Let me start by saying that not only has Saximus made a full recovery, but he has since been trained to assume most of my regular duties. There’s even talk of adding his picture to the Masthead of our expedition website. I suggested that perhaps he could best serve our team by submitting to dissection, and I further offered to prep him myself. This observation cost me my evening meal ration; I was hungry, but proudly unrepentant. There is a bright side, however. With my former responsibilities now reassigned, Esteban promoted me to Chief Executive Director of Running Errands. Good thing, too. It is amazing how frequently these eggheads run out of this or that right on the brink of major discovery. Case in point:
On Thursday we set out to traverse the Transantarctic Mountains (that's the TAM to us naturalists) in search of landlocked penguins deep within the continent’s interior. We encountered very harsh weather along the way and were nearly repelled. At one point I suggested,
"If we cannot go over the mountain, let us go under it! Does anyone here have a cousin with a mine underneath these mountains? Someone to give us a royal welcome? Roaring fires, Mountain Dew, and ripe meat off the bone?"
Apparently this fell on deaf ears, and we trudged on the in the teeth 70 mph gusts. They still aren’t sure if my left earlobe can be saved. But eventually the deed was done, and we again reached level ice stretching to infinity.
About 12 clicks further on, we came across a group of birds that darn near sent this brood of dorks into grand mal convulsions. I guess they believed they had discovered a new species, but I’ve got to tell you: You’ve seen one black and white bird that can’t even fly, you’ve seen them all. Yevgeny immediately got out his calipers and started chasing one all over the glacier—both of them squawking as if Death were at the door. Reminded me of Rocky trying to catch that chicken. Anyway, after they had rounded up a good number of individuals for tagging, only then did they realize they had left all of their Sharpies™ back on the Del Monte container ship. Esteban informed me that penguins are very allergic to marker ink, and only Sharpies™ are penguin-allergy sensitive. It was up to me to get them these instruments or the whole expedition would be lost. While they set up a base camp, I began the journey back to McMurdo alone.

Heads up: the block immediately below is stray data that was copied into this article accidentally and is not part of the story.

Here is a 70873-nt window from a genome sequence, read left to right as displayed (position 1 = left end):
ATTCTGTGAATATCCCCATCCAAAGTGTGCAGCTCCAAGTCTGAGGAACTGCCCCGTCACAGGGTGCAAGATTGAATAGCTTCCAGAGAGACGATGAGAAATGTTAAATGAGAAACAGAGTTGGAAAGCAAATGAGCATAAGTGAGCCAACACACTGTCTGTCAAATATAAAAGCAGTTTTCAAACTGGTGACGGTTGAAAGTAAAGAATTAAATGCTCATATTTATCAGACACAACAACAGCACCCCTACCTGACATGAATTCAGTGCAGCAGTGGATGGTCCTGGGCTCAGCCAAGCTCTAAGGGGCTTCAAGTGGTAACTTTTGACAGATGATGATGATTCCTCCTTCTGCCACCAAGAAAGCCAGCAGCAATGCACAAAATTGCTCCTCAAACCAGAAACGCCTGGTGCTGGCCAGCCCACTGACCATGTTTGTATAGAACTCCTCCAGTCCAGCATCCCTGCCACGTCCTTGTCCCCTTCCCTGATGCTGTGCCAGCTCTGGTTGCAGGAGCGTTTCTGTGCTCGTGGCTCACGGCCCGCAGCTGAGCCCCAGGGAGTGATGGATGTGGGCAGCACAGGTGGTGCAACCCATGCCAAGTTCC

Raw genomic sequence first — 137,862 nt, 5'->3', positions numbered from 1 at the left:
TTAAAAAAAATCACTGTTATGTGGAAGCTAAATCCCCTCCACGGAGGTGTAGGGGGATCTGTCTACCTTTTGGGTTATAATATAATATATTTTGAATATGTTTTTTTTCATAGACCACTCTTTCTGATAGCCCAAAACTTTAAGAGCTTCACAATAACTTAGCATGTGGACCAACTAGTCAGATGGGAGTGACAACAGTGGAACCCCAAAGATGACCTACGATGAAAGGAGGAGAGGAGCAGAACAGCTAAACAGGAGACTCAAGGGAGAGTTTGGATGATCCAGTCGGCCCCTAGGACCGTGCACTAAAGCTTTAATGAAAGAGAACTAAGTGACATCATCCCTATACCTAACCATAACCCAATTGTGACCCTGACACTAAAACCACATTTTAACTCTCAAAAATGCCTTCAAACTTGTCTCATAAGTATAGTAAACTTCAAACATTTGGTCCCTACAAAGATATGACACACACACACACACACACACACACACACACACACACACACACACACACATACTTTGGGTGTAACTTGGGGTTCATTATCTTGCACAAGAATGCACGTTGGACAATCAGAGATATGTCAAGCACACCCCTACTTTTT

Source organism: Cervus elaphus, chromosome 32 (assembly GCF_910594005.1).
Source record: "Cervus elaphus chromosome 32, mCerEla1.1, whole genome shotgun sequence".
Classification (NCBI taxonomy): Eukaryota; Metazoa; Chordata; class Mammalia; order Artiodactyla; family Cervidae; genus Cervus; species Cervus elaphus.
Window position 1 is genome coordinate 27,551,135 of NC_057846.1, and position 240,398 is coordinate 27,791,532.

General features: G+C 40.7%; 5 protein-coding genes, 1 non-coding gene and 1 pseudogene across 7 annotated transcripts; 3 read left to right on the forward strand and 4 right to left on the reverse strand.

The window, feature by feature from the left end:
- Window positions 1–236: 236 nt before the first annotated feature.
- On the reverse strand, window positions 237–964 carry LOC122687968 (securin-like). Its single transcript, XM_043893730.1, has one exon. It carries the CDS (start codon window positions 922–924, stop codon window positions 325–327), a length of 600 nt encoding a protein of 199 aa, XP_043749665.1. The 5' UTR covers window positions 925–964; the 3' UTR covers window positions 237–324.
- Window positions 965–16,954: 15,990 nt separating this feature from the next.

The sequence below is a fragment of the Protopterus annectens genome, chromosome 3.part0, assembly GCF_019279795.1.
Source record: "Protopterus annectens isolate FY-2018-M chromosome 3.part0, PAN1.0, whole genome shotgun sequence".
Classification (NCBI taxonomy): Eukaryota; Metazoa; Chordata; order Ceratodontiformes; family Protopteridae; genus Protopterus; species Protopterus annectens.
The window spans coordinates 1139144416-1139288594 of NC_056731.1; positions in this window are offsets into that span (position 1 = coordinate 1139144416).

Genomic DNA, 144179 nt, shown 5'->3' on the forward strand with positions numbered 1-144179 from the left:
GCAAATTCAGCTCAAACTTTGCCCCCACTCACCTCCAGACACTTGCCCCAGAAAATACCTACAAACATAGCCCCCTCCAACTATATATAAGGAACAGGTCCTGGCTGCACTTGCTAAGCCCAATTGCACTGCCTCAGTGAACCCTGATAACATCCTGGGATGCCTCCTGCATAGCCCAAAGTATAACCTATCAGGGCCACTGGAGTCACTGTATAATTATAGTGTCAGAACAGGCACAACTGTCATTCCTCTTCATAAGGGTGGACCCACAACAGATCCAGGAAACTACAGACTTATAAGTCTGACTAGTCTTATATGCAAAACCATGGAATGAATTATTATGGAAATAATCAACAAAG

When I finally reached the McMurdo Dollar Tree, I found their entire stock of Sharpies™ had been recently bought out, and none remained on the continent. However, and I haven’t put this all together yet, there was an order already on hold for me at a CVS in Santiago. Maybe Esteban radioed ahead. In any case, my errand had just gotten much, much longer—but if I didn’t come through for our party, who would? I eventually got to the CVS (not without considerable hardships and dangers) and was more than ready to return with the Sharpies™. Instead, however, I was given this note from the cashier:
Truthfully, I was much relieved. I was pretty well over the whole mess by this point. They were all good people, but they kind of got on my nerves after a while. I’m going to enjoy this drive and take my time. After all, how often do you get to drive from Chile to Lamar in a rented Yugo? Antarctica was about what I expected, for the most part. I require more challenging frontiers, to be perfectly honest. Maybe NASA has an opening on their next lunar mission? Threadkiller in Space?
Meh..I’ll think about it.